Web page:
The present crisis in relations between the European Union and Russia is being exaggerated on both sides. Part of the problem is that too many Western commentators still set as their standard for good relations the utterly Western ambition of the early 1990s -- a ‘‘democratic’’ Russia that would be completely subservient to the West.
Russians too are often still reacting to their experience of humiliation and exploitation in the 1990s with a counterproductive prickliness, arrogance and suspicion. Both sides need to ratchet down their rhetoric and seek pragmatic solutions to the concrete problems dividing them.
They also need to remember that in the long historical term, responsibility for the peace of Europe lies in the hands of the major powers of the Continent. Europeans, including Russians, are fated to live together -- or die together, as they did in the past at Poltava, Borodino, Sevastopol, Tannenberg and Stalingrad.
In the face of this bloody history, present difficulties hardly look so bad. With luck, they will diminish as the confused post-Soviet period ends and Russia’s economic recovery leads to a new equilibrium. Policy on both sides should be directed at achieving such an equilibrium.
For this, West Europeans must understand that on most issues they are simply not strong enough -- even with America’s backing -- to dictate to Russia. They should also recognize that, given their own past imperial crimes and massive Russian public support for Putin’s policies, hectoring criticism is counter-productive.
Russians, on the other hand, need to understand that they are not strong enough either to push back against the West on many issues, or to develop their economy without massive international investment, and that this requires fostering confidence on the part of international investors.
Equally important, they must realize that, while the British government was gravely culpable in giving political asylum to Boris Berezovsky and his minions, that does not give a license to the Russian security forces to arrest them.
On all these counts, Russians would do well to learn from the pragmatic, restrained and very successful strategy of China. Russia’s cancellation of some very one-sided energy deals of the 1990s may well be morally and even legally justified. But it is not necessarily wise when it comes to Russia’s own long-term interests.
By historical standards, such disagreements will not lead to tragic crises. There is, however, one issue that could do so one day: the question of the rights of Russian speakers in Latvia and Estonia, coupled with the responsibility for the security of these states assumed by the European Union and NATO. This issue has been dramatized in recent weeks by Moscow-backed rioting in Estonia against the government’s decision to move a Soviet war memorial revered by the Russian-speaking minority.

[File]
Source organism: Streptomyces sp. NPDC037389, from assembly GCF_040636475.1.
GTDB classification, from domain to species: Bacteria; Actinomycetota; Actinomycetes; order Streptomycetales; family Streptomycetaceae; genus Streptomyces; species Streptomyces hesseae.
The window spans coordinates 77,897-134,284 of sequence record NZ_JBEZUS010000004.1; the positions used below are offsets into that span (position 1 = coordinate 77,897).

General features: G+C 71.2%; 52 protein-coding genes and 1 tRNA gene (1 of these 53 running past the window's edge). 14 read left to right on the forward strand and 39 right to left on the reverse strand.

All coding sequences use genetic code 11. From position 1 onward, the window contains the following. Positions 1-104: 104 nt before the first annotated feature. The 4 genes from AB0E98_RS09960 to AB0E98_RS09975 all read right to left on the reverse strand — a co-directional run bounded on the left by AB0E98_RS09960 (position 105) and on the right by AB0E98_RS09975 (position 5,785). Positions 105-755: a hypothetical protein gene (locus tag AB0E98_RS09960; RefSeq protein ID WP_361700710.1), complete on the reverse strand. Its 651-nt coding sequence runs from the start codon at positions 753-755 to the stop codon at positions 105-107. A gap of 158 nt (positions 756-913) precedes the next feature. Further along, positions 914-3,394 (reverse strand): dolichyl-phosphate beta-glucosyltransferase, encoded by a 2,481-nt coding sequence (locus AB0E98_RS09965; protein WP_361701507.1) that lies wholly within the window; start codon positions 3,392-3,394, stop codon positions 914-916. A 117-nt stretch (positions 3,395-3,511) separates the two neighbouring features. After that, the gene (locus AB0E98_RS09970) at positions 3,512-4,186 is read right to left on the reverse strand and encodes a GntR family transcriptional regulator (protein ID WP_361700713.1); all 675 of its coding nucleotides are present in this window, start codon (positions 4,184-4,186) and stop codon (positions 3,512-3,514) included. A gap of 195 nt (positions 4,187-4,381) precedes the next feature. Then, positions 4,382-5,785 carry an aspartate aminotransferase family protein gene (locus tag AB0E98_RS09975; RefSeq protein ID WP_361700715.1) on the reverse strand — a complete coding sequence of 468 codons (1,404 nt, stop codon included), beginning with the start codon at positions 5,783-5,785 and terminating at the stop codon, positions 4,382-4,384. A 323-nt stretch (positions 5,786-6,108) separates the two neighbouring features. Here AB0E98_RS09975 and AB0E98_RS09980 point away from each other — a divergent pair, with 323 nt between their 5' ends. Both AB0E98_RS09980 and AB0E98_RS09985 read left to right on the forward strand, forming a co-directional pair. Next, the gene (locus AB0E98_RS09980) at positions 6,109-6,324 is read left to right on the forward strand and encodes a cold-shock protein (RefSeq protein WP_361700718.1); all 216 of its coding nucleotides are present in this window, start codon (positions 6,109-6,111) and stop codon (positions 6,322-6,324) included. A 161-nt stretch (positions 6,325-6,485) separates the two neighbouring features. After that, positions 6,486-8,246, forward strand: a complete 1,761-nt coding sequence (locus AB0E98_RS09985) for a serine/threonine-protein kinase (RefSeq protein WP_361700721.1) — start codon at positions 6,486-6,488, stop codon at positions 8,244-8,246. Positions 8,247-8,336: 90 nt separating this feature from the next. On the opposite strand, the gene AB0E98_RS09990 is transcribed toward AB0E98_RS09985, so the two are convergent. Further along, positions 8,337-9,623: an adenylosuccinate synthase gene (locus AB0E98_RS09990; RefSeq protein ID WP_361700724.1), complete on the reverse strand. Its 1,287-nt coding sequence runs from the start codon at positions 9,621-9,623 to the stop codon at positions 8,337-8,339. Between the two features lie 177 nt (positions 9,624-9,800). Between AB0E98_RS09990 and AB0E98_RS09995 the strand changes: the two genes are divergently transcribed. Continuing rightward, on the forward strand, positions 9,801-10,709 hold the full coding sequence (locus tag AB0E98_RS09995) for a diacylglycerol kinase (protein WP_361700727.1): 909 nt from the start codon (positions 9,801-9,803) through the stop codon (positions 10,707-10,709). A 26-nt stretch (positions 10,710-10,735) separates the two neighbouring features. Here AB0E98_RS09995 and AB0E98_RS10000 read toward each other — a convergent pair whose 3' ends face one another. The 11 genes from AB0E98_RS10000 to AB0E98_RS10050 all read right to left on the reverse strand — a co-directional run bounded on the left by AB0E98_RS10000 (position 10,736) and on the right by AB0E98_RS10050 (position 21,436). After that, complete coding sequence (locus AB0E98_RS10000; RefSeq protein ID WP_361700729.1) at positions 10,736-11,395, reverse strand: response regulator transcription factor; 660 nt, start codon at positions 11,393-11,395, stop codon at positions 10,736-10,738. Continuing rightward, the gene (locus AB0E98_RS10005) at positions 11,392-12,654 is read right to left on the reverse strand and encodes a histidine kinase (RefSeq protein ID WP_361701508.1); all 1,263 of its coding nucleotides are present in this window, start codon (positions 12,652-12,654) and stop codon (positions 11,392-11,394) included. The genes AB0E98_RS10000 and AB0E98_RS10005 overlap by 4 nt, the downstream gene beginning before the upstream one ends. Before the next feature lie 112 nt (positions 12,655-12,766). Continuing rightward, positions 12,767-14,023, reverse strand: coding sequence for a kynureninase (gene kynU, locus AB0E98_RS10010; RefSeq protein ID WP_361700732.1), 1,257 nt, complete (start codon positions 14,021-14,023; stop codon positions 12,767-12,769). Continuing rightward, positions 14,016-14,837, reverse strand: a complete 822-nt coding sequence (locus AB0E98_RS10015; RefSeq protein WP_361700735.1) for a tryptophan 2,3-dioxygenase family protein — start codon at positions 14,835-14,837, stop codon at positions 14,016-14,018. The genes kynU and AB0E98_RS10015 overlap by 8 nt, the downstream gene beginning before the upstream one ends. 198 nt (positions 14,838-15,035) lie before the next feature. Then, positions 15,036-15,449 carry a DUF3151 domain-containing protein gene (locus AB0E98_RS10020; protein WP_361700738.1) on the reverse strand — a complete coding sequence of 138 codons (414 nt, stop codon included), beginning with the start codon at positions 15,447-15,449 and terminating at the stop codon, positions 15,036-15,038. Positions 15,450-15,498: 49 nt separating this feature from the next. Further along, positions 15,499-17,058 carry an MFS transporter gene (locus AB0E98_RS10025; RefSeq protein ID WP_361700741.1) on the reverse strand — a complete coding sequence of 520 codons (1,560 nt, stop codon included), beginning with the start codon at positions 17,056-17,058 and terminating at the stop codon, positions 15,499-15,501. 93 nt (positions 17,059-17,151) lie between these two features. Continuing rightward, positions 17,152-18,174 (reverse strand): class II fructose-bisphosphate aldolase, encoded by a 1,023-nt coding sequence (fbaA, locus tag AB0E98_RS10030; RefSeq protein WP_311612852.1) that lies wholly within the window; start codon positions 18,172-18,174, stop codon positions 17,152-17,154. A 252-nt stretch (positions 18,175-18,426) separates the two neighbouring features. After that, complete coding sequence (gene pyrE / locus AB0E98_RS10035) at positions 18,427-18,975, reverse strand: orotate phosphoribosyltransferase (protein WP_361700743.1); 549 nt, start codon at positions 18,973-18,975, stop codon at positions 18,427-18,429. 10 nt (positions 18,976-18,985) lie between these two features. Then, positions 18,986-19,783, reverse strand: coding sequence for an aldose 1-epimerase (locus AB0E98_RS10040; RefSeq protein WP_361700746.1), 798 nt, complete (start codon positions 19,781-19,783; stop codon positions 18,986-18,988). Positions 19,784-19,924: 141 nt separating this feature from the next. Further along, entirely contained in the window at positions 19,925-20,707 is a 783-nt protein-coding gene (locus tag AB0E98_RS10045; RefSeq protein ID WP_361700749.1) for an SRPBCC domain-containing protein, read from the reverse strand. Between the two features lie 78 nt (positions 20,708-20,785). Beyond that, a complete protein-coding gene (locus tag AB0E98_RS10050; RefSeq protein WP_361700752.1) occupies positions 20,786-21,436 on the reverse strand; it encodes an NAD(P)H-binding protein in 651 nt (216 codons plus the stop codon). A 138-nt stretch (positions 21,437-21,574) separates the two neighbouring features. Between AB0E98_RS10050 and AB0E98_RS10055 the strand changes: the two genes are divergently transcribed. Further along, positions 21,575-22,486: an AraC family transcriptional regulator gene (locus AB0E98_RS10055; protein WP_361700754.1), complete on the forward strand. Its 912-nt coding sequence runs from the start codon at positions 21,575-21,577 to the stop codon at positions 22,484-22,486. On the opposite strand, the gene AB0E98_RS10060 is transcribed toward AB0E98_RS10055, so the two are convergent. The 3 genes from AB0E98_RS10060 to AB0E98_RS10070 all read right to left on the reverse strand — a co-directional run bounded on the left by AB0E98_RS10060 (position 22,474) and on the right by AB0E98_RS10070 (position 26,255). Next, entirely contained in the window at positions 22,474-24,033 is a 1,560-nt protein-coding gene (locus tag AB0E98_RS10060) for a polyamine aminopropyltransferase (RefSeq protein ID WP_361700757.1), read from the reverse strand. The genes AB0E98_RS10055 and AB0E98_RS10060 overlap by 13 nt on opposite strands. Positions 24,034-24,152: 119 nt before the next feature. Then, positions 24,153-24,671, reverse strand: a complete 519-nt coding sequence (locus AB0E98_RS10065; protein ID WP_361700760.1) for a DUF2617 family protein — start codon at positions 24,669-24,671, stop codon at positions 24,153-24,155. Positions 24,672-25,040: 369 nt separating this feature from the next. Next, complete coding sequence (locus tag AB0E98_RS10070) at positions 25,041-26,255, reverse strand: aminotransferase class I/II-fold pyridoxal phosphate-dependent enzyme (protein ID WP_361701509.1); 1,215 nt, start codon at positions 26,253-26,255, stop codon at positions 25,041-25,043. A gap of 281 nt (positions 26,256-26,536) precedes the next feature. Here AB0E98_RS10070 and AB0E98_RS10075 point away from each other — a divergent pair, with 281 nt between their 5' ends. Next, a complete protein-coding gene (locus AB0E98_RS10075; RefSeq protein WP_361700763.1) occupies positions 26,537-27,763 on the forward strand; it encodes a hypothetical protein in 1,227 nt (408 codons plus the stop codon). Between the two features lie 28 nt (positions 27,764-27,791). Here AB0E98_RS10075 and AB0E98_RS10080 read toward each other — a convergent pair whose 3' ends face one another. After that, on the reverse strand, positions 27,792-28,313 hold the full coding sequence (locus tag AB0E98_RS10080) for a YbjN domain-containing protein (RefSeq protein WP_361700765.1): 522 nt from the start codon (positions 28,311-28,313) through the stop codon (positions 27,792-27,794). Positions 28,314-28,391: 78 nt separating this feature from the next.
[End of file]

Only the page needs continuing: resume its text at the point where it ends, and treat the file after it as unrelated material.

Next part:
In response, the European Union needs a combination of approaches. First, it must make absolutely clear to Moscow that the Union and NATO are prepared to defend their Baltic members against Russian pressure and subversion. Should this increase to really dangerous levels, West European troops should be sent to the region.
Secondly, West European countries should publicly deplore provocative actions like those of the Estonian government. Britain and France in particular should state strongly that the defeat of Nazi Germany was overwhelmingly due to their Soviet allies, and that they expect the memory of the Red Army to be honored by other EU members.
Thirdly, the European Union needs to do far more to defuse the situation on the ground in Latvia and Estonia. While the Union has softened the most discriminatory aspects of these states’ behavior towards their Russian-speaking minorities, this policy is still overwhelmingly directed to assimilating these minorities, not to integrating them. This applies especially to the area of Russian-language education, where both states have been allowed by the West to flagrantly break promises made before independence.
The European Union also should help reduce this problem in the long term by granting the broadest possible rights to Russian-speakers at the level of the Union as a whole and, in particular, by encouraging members of the Russian-speaking minorities to move to Western Europe to work. At the moment, the noncitizens who make up large proportions of the Russian-speaking populations face great obstacles in this regard. Given that Spain and Italy both have programs to encourage immigration from Latin America, this kind of strategically directed migration program is entirely feasible.
Finally, the West Europeans need to learn the most important lesson of the Estonian crisis, which is that history does not end when countries join the European Union and NATO. Given that it is by no means certain that we will have the means or even the courage to defend the internally divided Baltic States against a really serious threat, it is insane to pretend that we would defend Ukraine.
For the West to go on talking publicly about further NATO and EU enlargements that will in any case almost certainly never happen is not just foolish, it is deeply immoral.